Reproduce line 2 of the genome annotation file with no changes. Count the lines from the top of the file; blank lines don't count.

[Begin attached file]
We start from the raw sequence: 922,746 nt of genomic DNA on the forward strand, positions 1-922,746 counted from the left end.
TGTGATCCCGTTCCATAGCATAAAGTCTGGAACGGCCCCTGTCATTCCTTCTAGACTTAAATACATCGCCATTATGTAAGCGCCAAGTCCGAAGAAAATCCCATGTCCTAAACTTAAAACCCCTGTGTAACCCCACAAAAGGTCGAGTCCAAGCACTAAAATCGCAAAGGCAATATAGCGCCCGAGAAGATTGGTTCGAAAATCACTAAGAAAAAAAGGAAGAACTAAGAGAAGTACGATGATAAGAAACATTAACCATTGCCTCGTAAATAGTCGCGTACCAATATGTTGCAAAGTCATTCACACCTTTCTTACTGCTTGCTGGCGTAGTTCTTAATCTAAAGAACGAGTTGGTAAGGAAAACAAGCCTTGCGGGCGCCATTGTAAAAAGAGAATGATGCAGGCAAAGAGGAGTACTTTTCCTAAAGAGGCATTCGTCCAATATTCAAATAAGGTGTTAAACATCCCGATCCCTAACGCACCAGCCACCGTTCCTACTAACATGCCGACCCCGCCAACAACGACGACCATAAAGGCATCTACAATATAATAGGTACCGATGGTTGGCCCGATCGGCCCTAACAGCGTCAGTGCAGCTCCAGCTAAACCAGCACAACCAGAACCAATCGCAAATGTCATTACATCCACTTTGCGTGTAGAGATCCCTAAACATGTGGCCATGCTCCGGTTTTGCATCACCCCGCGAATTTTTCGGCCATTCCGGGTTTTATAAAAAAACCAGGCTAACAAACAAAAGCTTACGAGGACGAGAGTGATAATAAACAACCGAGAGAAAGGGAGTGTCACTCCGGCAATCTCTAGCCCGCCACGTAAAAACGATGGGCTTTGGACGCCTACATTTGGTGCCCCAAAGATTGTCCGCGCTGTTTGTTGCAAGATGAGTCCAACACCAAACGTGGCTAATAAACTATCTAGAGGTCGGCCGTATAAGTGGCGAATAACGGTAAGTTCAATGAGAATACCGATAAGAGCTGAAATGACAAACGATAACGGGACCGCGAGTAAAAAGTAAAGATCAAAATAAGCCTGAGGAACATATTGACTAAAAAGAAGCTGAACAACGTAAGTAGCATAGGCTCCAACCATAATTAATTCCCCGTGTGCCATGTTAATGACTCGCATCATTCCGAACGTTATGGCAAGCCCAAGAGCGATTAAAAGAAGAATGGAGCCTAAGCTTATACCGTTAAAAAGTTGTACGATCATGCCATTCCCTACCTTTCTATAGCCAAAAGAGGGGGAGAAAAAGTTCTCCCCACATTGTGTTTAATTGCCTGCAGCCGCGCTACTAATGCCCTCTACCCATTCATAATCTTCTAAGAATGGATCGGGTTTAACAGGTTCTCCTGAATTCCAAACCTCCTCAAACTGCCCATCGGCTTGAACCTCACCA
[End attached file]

TGTGATCCCGTTCCATAGCATAAAGTCTGGAACGGCCCCTGTCATTCCTTCTAGACTTAAATACATCGCCATTATGTAAGCGCCAAGTCCGAAGAAAATCCCATGTCCTAAACTTAAAACCCCTGTGTAACCCCACAAAAGGTCGAGTCCAAGCACTAAAATCGCAAAGGCAATATAGCGCCCGAGAAGATTGGTTCGAAAATCACTAAGAAAAAAAGGAAGAACTAAGAGAAGTACGATGATAAGAAACATTAACCATTGCCTCGTAAATAGTCGCGTACCAATATGTTGCAAAGTCATTCACACCTTTCTTACTGCTTGCTGGCGTAGTTCTTAATCTAAAGAACGAGTTGGTAAGGAAAACAAGCCTTGCGGGCGCCATTGTAAAAAGAGAATGATGCAGGCAAAGAGGAGTACTTTTCCTAAAGAGGCATTCGTCCAATATTCAAATAAGGTGTTAAACATCCCGATCCCTAACGCACCAGCCACCGTTCCTACTAACATGCCGACCCCGCCAACAACGACGACCATAAAGGCATCTACAATATAATAGGTACCGATGGTTGGCCCGATCGGCCCTAACAGCGTCAGTGCAGCTCCAGCTAAACCAGCACAACCAGAACCAATCGCAAATGTCATTACATCCACTTTGCGTGTAGAGATCCCTAAACATGTGGCCATGCTCCGGTTTTGCATCACCCCGCGAATTTTTCGGCCATTCCGGGTTTTATAAAAAAACCAGGCTAACAAACAAAAGCTTACGAGGACGAGAGTGATAATAAACAACCGAGAGAAAGGGAGTGTCACTCCGGCAATCTCTAGCCCGCCACGTAAAAACGATGGGCTTTGGACGCCTACATTTGGTGCCCCAAAGATTGTCCGCGCTGTTTGTTGCAAGATGAGTCCAACACCAAACGTGGCTAATAAACTATCTAGAGGTCGGCCGTATAAGTGGCGAATAACGGTAAGTTCAATGAGAATACCGATAAGAGCTGAAATGACAAACGATAACGGGACCGCGAGTAAAAAGTAAAGATCAAAATAAGCCTGAGGAACATATTGACTAAAAAGAAGCTGAACAACGTAAGTAGCATAGGCTCCAACCATAATTAATTCCCCGTGTGCCATGTTAATGACTCGCATCATTCCGAACGTTATGGCAAGCCCAAGAGCGATTAAAAGAAGAATGGAGCCTAAGCTTATACCGTTAAAAAGTTGTACGATCATGCCATTCCCTACCTTTCTATAGCCAAAAGAGGGGGAGAAAAAGTTCTCCCCACATTGTGTTTAATTGCCTGCAGCCGCGCTACTAATGCCCTCTACCCATTCATAATCTTCTAAGAATGGATCGGGTTTAACAGGTTCTCCTGAATTCCAAACCTCCTCAAACTGCCCATCGGCTTGAACCTCACCA